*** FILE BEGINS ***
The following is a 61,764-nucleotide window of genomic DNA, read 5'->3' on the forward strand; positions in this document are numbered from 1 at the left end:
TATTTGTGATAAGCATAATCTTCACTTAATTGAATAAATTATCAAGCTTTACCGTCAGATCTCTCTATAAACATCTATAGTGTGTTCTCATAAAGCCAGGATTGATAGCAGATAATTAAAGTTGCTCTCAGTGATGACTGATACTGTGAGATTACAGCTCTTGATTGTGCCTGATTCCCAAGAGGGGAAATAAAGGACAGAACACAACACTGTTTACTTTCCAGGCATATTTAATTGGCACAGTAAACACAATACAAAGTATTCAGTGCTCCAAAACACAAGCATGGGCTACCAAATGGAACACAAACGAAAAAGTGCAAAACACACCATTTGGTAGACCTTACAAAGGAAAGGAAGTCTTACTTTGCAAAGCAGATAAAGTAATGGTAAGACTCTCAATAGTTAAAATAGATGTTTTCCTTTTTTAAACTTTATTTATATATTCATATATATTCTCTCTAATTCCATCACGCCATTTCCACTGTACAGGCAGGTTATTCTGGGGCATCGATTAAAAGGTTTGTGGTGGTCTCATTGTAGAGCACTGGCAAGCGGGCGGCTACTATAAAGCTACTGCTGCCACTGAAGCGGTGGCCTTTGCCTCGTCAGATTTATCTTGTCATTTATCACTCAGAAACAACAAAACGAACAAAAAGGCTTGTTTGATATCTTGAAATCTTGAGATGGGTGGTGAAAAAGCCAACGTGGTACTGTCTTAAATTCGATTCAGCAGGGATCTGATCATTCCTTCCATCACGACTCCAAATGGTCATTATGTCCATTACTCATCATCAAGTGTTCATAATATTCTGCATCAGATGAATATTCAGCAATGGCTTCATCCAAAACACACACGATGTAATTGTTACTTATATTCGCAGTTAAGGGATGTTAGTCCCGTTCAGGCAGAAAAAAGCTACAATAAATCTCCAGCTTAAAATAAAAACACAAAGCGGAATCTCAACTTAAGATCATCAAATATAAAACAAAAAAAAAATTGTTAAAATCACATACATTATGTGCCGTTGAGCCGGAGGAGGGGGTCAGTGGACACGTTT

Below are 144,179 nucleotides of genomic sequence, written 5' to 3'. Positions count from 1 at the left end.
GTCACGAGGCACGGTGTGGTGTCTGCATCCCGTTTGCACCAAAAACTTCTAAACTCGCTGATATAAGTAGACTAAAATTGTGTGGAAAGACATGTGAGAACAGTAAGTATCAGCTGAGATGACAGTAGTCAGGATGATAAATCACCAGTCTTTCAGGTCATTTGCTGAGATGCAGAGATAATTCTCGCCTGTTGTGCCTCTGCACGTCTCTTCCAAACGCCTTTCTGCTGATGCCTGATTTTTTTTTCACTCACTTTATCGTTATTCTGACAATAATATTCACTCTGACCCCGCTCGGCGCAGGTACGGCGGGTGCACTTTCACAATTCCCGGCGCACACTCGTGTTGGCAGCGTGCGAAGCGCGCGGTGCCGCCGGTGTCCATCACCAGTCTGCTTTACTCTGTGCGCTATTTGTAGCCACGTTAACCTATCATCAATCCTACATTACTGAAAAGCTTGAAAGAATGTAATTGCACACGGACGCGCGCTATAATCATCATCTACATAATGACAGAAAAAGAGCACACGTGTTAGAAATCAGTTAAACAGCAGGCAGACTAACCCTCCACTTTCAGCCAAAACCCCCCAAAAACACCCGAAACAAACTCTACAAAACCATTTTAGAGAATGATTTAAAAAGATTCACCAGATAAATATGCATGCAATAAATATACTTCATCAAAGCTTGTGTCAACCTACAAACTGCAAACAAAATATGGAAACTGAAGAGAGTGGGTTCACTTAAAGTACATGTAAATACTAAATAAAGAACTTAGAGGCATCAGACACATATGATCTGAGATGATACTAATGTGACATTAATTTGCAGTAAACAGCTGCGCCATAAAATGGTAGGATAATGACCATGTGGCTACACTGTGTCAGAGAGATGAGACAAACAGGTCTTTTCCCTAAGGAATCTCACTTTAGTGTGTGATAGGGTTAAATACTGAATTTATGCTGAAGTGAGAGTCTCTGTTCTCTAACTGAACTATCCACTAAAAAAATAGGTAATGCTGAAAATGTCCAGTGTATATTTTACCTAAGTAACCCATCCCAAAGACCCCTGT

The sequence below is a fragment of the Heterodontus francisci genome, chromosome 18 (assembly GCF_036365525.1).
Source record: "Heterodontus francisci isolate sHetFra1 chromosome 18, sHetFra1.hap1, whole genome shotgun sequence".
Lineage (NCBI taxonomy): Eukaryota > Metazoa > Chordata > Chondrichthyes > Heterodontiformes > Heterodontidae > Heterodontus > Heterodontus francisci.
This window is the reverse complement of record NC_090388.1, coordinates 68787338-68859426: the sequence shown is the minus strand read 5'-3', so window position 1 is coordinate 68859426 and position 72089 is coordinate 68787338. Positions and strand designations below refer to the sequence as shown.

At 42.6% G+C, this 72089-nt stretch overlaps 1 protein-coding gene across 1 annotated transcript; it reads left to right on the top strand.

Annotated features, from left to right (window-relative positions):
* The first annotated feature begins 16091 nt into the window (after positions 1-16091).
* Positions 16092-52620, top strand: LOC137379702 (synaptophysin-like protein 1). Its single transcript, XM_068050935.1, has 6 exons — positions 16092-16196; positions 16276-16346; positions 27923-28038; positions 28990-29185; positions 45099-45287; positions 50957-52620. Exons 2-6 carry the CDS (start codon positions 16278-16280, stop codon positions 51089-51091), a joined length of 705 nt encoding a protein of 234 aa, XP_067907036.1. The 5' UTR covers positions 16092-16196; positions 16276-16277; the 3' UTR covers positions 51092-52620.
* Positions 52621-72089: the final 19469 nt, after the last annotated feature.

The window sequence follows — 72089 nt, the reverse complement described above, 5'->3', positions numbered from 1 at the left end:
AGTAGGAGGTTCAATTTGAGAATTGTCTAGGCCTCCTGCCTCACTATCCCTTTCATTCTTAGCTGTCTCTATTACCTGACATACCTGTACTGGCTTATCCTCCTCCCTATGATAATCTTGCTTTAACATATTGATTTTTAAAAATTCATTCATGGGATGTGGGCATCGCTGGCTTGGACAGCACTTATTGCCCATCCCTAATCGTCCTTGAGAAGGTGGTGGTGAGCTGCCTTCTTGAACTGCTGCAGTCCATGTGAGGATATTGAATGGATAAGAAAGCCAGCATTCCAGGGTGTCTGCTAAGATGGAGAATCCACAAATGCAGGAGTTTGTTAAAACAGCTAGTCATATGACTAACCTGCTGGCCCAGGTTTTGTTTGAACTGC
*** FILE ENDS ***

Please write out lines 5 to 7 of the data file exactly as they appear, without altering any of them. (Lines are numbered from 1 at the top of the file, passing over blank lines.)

The sequence below is a fragment of the Heterodontus francisci genome, chromosome 18 (assembly GCF_036365525.1).
Source record: "Heterodontus francisci isolate sHetFra1 chromosome 18, sHetFra1.hap1, whole genome shotgun sequence".
Lineage (NCBI taxonomy): Eukaryota > Metazoa > Chordata > Chondrichthyes > Heterodontiformes > Heterodontidae > Heterodontus > Heterodontus francisci.